Prague astronomical clock

The Prague astronomical clock

Legends have always spread, no matter if true or false. The Old Town Astronomical Clock is not an exception – you will find many similar legends related to this place. Whether they are based on reality or not we will leave up to you to decide. Let´s reveal the mystery of the Prague Astronomical Clock together.

Legend of Master Hanuš

The Old Town Astronomical Clock has often been inciting emotions in people – positive or negative. Based on them legends have come into existence. The most familiar legend is related to Master Hanuš, one of the most significant clock-makers. This legend does not acknowledge Mikuláš of Kadaň as the author of Orloj but namely Master Hanuš.

Based on the legend, Master Hanuš was chosen by the councilors of Prague to construct a unique time measuring device at Staroměstská Radnice that would have many other functions besides measuring time. Hanuš did what was asked of him. After he had introduced his perfect machine to the councilors they became worried. They wanted the machine to remain unique and they were concerned that the clock-maker could make a similar machine for another town. So they thought about how to get rid of him. One night a group of people broke into the master´s house and they blinded him with a piece of iron. Hanuš knew very well who was behind that and therefore he asked one of his pupils to accompany him to the very heart of the astronomical clock. The pupil did what he was told and Hanuš, despite his blindness, stopped the clock from working. Based on the legend it took more than a century before the astronomical clock was in operation again.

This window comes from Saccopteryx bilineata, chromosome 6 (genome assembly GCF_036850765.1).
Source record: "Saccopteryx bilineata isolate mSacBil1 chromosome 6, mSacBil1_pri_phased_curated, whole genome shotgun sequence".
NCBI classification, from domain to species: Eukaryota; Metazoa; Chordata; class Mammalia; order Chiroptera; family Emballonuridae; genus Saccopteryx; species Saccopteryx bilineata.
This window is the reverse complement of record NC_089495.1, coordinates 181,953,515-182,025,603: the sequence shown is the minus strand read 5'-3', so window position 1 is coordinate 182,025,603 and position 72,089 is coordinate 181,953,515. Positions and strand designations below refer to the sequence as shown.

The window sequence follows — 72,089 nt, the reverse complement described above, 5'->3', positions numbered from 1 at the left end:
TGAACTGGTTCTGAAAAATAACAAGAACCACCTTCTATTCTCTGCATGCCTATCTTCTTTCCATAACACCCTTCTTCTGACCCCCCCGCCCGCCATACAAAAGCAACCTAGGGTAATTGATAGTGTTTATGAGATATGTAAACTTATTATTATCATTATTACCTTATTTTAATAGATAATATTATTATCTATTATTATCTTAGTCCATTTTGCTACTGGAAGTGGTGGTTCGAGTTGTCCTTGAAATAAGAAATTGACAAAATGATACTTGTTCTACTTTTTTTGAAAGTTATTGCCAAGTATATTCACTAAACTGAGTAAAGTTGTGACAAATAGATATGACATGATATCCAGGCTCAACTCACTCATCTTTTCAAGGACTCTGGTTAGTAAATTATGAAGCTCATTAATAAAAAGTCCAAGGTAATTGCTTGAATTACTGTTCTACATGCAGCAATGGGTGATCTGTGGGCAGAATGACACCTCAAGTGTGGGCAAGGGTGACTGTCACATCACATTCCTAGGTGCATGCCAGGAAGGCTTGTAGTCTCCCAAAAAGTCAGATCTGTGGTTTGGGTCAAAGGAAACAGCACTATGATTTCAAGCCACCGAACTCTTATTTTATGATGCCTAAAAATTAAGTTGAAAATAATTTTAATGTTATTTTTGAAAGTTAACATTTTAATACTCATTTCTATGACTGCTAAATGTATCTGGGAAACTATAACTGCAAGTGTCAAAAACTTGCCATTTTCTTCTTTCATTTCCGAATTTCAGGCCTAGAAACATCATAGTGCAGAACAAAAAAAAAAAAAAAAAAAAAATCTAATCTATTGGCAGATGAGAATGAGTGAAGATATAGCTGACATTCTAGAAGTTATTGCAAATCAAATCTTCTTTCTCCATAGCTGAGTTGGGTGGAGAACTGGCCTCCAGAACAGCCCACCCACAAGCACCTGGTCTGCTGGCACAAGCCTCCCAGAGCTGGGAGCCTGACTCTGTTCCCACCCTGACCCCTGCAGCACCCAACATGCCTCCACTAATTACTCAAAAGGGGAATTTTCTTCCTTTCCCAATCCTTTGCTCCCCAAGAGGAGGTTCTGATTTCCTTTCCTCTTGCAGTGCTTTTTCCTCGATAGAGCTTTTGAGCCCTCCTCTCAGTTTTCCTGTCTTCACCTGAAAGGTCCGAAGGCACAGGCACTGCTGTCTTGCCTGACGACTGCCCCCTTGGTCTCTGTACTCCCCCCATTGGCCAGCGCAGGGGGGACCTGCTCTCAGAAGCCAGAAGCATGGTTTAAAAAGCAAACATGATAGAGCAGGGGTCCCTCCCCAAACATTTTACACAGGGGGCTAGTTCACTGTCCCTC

Legend of the skeleton

Skeleton statue on the Prague clock

Numerous legends are also related to the figure of the skeleton which is mounted on the astronomical clock. It was said, that once the Old Town Astronomical Clock stops running for a long time the Czech nation will suffer bad times and the skeleton was supposed to confirm this fact by nodding his head. Based on the legend, the only hope was represented by a boy born on New Year´s night.

Once the astronomical clock sets in motion again, the boy is supposed to run out of the Týn Church across the square to the town hall. He has to run very fast to arrive before the last strike of the clock. If he makes it he will quit the skeleton´s evil power and avert all the evil.

A sign of hope

However, in some legends the skeleton was a sign of hope. If you take a careful look you will see two little windows above the astronomical clock. Those used to lead to the jail which was used for imprisoning the aristocrats. One day a knight was imprisoned there waiting for his execution. He was looking out of the window and just when the clock started to strike, a sparrow flew onto the skeleton. When the skeleton closed his jaws he imprisoned the little bird inside. The sparrow had to wait another hour until the skeleton opened his teeth again to be able to fly away. When the knight saw that he started to believe he would get out of his jail, too. And guess what happened! The people of Prague pardoned him at last. This way the skeleton became the symbol of hope.

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Article credit to Prague City Line.

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